Guest post written by Rachel Redfern originally published at Not Another Wave. Cross-posted with permission.
The fairy tale redux is the latest vogue in Hollywood and poor Snow White has been remixed and redone twice in the past year. I didn’t see the Julia Roberts and Nathan Lane adaptation, about which I heard unpleasant things (I wonder though, can anything with the brilliant Nathan Lane ever be that bad?), but the trailer looked promising, despite the presence of Kristin Stewart.
I’m going to go off on a tangent here about Kristin Stewart: really, Hollywood? You like Kristen Stewart that much that you’ve decided to continue to feed her roles? Can’t you just admit that she’s a horrifically, terrible actress? She has literally one expression she uses: surprised fear. I have stuffed animals with a greater range of displayed emotion.
That tepid, surprised fear bleeds its unfortunate paralysis into the rest of the film, which had an otherwise legitimately promising cast and a script with some real potential. The film, and most notably Stewart, fails to commit to anything. Is Snow White a herald of action hero bad-assery intent on her destiny to kill the wicked witch? Or is she an angelic innocent saint, so pure that her goodness can overcome the queen’s toxic, kingdom-killing evil? Stewart definitely has no idea and so neither do the characters who interact with her, making her role (the title one) the most boring and confusing part of the film.
This leads into one of my main feminist concerns with the film, the fact that Stewart’s Snow White is supposedly only powerful because of her “innocence and purity.” Again we have to go back to ideas of innocence and purity for women, without which, we can apparently accomplish nothing, nor be of any value. This is, of course, in direct opposition to the male characters in the film who are drunk, unethical and constantly killing something. This kind of clichéd, stereotype reinforcing portrayal of the wounded, nasty, albeit powerful warrior, who falls in love with the gentle, sweet maiden (always pure), is without a doubt the most annoying thing ever.
In a supposedly “enlightened” society, why do we insist upon returning to Victorian ideals of female purity and a demeaning “innocence” (meaning lacking in life experience and child-like)? I am neither pure nor innocent, yet I manage to hold my own in life and (hopefully) do some good.
However, that doesn’t mean that the film is wholly without any redeeming qualities; the film has a strong focus on the evil queen and gives her a powerful back-story, one that explains her obsession with youth and beauty. The reason she’s so obsessed with beauty? It has been her only means of gaining power and protecting herself from men. This plotline made a great parallel to our own rich and famous and their fascination with cosmetic surgery: in order to stay powerful and current, they must stay young and beautiful or be eviscerated by the media and potentially lose their jobs.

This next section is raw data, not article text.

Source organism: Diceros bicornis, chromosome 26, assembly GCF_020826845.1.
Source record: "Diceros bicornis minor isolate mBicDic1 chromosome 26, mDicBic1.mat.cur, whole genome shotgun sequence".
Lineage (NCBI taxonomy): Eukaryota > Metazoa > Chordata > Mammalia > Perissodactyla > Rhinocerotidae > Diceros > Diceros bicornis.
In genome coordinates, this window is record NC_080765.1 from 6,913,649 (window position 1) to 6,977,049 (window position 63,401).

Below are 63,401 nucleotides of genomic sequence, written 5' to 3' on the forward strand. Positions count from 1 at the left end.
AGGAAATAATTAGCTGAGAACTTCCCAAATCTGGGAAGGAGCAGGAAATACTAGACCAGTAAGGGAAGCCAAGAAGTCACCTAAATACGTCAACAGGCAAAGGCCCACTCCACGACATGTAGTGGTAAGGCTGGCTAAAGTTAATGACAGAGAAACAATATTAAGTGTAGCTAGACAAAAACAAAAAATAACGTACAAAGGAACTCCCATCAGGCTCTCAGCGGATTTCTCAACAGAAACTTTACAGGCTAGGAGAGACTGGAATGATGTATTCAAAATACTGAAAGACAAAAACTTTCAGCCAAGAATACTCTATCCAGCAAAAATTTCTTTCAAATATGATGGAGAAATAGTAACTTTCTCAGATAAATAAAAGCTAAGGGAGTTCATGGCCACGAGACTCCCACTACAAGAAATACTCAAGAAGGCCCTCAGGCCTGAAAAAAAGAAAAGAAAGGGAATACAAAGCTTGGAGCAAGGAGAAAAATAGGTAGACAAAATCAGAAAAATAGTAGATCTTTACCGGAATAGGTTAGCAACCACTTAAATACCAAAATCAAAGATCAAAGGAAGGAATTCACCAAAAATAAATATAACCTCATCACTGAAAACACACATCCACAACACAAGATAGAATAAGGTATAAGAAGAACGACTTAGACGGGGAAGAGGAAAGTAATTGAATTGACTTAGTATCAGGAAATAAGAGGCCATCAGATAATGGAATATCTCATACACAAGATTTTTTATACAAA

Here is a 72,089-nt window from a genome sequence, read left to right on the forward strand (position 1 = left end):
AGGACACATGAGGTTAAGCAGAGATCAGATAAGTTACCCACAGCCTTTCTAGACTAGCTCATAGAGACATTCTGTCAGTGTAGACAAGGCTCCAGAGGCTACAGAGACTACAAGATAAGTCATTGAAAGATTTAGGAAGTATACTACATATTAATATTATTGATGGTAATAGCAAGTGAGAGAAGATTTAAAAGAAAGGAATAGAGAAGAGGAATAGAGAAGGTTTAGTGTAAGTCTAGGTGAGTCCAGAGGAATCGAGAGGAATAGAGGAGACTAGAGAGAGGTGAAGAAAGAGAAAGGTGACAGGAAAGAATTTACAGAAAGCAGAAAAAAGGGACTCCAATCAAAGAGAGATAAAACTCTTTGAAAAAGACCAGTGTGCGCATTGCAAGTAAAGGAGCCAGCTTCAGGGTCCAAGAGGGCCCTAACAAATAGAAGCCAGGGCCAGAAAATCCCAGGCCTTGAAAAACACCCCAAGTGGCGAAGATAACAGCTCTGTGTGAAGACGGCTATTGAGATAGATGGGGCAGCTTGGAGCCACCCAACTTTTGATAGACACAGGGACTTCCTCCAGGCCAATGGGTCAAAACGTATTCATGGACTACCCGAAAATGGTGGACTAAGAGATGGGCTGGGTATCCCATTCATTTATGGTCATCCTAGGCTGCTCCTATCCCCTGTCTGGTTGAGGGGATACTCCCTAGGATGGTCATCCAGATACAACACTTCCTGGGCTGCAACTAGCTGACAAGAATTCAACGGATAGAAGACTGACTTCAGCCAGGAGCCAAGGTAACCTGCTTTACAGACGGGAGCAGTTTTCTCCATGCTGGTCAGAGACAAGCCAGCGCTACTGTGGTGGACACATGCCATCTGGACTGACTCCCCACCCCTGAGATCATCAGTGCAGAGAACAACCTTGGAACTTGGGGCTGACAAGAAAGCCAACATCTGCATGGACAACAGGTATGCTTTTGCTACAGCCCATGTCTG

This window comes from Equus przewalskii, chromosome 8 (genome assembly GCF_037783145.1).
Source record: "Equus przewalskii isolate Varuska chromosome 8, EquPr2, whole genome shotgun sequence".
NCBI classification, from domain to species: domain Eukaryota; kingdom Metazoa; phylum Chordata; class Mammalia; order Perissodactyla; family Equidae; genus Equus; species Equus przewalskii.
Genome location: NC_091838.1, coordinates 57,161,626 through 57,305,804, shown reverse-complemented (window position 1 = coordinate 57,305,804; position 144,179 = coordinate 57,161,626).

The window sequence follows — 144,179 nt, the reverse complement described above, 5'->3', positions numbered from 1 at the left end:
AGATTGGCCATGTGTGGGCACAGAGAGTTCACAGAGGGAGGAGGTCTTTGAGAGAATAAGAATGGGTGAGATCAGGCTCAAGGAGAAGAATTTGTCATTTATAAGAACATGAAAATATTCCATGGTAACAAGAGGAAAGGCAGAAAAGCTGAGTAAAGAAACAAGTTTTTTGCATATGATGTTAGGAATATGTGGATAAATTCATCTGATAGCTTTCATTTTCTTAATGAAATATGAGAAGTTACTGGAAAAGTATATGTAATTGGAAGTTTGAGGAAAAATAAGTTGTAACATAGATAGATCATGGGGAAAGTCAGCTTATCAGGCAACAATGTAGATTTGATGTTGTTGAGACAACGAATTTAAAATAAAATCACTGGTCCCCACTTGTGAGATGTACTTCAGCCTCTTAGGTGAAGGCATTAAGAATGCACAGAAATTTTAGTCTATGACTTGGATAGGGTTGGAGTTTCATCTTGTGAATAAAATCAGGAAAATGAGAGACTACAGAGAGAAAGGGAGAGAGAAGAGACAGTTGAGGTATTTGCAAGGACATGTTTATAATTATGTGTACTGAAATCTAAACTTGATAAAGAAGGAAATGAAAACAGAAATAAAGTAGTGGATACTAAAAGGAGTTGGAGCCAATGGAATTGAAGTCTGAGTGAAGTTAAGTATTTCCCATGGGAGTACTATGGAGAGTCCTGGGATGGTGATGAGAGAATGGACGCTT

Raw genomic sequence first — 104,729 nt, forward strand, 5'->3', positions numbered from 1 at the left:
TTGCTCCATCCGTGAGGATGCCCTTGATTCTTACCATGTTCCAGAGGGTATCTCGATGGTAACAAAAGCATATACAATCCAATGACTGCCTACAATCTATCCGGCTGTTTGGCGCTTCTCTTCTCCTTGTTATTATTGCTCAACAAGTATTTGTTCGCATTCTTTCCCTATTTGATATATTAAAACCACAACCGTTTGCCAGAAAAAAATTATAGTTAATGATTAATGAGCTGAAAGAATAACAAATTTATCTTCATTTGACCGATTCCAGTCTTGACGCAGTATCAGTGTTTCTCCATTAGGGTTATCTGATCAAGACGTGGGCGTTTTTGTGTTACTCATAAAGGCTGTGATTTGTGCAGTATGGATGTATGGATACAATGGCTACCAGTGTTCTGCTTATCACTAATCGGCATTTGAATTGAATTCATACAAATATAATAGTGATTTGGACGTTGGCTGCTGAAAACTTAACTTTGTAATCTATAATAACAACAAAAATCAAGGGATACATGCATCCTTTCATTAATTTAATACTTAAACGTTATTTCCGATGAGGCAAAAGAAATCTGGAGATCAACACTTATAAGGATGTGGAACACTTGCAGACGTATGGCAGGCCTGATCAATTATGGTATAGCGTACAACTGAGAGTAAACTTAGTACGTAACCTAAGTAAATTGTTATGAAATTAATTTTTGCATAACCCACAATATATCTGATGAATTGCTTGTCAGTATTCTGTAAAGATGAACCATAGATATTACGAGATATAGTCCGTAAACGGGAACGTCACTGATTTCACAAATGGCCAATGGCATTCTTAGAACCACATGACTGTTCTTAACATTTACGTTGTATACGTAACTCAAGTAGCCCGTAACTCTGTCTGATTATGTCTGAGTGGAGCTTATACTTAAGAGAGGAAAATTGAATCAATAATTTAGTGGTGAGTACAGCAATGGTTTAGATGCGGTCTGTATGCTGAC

The plotline can be taken even further though. Not only is she conscripted into a life of damaging narcissism because of her beauty, but other women are similarly used. Recognizing that their beauty is both their power and their undoing, we meet a commune of women who have scarred their faces in order to protect themselves from the queen, a plot line that reminded me of the current situation in the Middle East where rules governing women and their clothing have reached new heights. There, some people believe that women should hide their tempting eyes
as a way to save men from being forced to ravish them in the streets.
Instead of exploring that plotline further however, the filmmakers decided to move on to another nonsense scene of Stewart looking scared and confused while running through a field.
However, the costume design was amazing, the sets inspiring, the music beautiful (I can say with absolutely certainty that the new Florence and the Machine song, “Breath of Life,” which was created for the film, is awesome), and the cinematography inspiring.
Charlize Theron did a good job as the tortured queen and Sam Spruell as her creepy brother was excellent; their relationship was one of the best parts of the film in my mind. Chris Hemsworth was fairly bland, but nice to look at, so I personally forgive him for being a bit boring.
All in all, the film was a gold mine of good-filmmaking and feminist potential, but which came up short because of it’s inability to either fully embrace its traditional fairy tale values or its modern ones.
Rachel Redfern has an MA in English literature, where she conducted research on modern American literature and film and it’s intersection, however she spends most of her time watching HBO shows, traveling, and blogging and reading about feminism.